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Workstation Checklist - PowerPoint PPT Presentation


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Presentation Transcript
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This self-assessment is designed to assist Contra Costa County school district employees in achieving an “ergonomically correct” work posture. Through a progressive series of questions and solutions, this program will enable employees to make proper adjustments to their office equipment configuration and workspace organization.

Navigating the assessment:

To complete the assessment, answer each question by clicking on the “yes” or “no” buttons, as appropriate. The assessment is interactive and will progress according to your responses. If prompted to make an adjustment to your workstation, it is important that you do so before proceeding to the subsequent steps.

Begin Self Assessment

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Your chair is the first piece of equipment that should be adjusted in your work environment.

Properly adjusting your chair can improve your general comfort, facilitate proper leg circulation, reduce stress to your back, and form the basis for ergonomically correct positioning.

Back

Continue

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Do you know how to adjust your chair? Do you have information available for adjusting your chair (co-worker, manual, instruction sheets)?

Back

Yes

No

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Start by adjusting your seat height so that your feet rest flat on the floor and your knees and hips are positioned at a 90° angle.

Back

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Current safety standards (ANSI/BIFMA X5.1-2002) suggest that office chairs are equipped with no less than a five-legged base, in order to minimize the potential for tipping over.

Most chairs manufactured in the past 15 years have five legs and all “ANSI certified” equipment produced since 2002 will include this feature.

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Office chairs come with a wide variety of adjustability features. Please take a minute to familiarize yourself with the capabilities of your specific chair. Listed below are the five most common chair features:

Seat Height Adjustment: Usually located underneath the seat pan on the right hand side of your chair, this lever raises and lowers the body of the chair.

Seat Depth Adjustment: Commonly located underneath the front of the seat pan, this lever will allow the seat bottom to slide in a forward and backward motion.

Lumbar Support: Many chairs allow for the arched portion of the seat back to adjust up/down in order to match the lumbar curve of your back.

Armrest Adjustment: Armrests often move in both an up/down and inward/outward motion.

Back Angle Adjustment: This lever allows the seat back to recline and/or be set firmly in an upright position.

Back

Continue

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You should have approximately a four (4) finger-width distance between the edge of the seat and the back of your knees.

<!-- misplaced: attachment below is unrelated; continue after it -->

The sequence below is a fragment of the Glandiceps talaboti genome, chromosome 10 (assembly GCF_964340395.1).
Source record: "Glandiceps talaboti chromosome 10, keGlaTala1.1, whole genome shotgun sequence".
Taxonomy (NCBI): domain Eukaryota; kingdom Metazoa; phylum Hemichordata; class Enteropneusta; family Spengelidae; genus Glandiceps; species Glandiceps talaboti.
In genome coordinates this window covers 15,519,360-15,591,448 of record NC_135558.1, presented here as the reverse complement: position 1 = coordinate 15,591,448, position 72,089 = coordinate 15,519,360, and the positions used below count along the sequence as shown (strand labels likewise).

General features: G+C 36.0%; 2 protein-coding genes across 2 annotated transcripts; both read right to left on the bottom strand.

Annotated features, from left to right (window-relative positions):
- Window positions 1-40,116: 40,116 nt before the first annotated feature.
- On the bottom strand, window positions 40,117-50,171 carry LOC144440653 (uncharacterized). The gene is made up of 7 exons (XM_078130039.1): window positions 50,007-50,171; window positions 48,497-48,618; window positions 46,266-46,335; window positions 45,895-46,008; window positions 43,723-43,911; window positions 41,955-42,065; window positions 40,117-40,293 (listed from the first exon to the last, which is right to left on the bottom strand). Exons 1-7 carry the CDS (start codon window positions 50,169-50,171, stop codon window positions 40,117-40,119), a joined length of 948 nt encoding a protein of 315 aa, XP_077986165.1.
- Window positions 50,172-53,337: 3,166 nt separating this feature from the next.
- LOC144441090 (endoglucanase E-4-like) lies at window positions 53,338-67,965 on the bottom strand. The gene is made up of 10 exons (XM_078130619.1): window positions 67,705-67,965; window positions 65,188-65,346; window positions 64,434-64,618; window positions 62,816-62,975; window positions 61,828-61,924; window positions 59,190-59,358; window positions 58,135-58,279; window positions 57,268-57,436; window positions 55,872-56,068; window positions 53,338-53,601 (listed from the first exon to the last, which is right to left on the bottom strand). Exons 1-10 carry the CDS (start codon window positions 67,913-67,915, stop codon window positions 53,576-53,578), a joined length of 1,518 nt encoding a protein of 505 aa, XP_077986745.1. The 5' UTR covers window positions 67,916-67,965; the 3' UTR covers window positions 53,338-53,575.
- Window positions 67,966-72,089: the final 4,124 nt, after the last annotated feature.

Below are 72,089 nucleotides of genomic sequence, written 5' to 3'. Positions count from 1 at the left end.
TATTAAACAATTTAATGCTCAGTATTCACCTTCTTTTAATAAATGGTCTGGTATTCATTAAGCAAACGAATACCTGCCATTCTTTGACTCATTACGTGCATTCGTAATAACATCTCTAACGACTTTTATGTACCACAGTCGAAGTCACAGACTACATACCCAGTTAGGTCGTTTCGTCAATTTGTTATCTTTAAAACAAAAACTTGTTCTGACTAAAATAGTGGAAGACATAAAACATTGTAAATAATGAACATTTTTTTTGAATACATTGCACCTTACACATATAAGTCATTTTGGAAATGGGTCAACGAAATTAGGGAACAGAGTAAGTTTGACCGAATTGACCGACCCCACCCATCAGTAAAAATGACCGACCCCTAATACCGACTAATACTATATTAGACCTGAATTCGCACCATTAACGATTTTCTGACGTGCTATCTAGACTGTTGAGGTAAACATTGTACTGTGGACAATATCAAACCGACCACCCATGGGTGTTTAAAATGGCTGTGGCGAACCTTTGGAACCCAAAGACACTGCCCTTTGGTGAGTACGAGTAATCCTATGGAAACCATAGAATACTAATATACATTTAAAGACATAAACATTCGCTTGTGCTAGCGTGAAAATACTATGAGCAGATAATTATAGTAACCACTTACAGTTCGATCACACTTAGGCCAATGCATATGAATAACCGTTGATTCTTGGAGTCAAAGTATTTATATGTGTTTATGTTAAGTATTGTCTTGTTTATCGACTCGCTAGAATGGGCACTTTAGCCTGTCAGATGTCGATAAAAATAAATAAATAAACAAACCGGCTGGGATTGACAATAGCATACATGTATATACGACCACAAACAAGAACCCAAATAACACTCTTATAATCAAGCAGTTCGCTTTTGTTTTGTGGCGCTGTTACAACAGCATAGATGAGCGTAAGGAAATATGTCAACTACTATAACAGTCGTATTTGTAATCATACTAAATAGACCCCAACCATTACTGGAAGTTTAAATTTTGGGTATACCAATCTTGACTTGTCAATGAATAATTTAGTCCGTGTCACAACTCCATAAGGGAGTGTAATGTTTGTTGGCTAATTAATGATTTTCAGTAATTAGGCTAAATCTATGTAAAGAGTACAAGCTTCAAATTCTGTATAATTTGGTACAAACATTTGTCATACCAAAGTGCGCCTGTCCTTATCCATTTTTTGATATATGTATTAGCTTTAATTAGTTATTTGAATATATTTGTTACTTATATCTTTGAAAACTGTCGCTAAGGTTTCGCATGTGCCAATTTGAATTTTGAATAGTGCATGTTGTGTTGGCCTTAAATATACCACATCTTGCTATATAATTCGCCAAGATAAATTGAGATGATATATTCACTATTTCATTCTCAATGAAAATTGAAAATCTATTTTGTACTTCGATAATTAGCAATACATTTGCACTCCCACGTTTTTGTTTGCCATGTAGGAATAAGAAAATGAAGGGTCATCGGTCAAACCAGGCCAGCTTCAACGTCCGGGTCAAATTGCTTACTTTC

Adjust the seat pan inward/outward, as necessary, to achieve this position.

Back

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Adjust the angle of your chair’s backrest so that it is in full contact with your back. Remember to make this adjustment while sitting in an upright position (90° angle at the hips).

Back

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Adjust the height of the lumbar support or the chair’s back rest height to match your natural lumbar curve.

Back

Continue

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If your chair has armrests, adjust the height so that your elbows are lightly resting on top of the rest pads. While tasking, your arms should hang at your sides and NOT be supported by armrests.

Back

Continue

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After adjusting your chair to promote proper posture, the next step is to configure your computer equipment and workstation peripherals to support “ergonomically correct” work habits.

Back

Continue

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Are you positioned directly in front of your monitor and keyboard to reduce head, neck and torso rotation?

Back

Yes

No

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Is your monitor positioned so you are looking at the top of the screen, when seated, without tilting your head?

Back

Yes

No

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You should always sit with your keyboard and monitor positioned directly in front of you. If necessary, rearrange your computer work area to attain this position.

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Adjust the height of your monitor so that your eyes are level with the top third of the screen (generally you should be looking within the top 2 to 3 inches of your monitor).

Your eyes are trained to read downward. Therefore, starting your gaze near the top of the screen allows your eyes to naturally scroll down.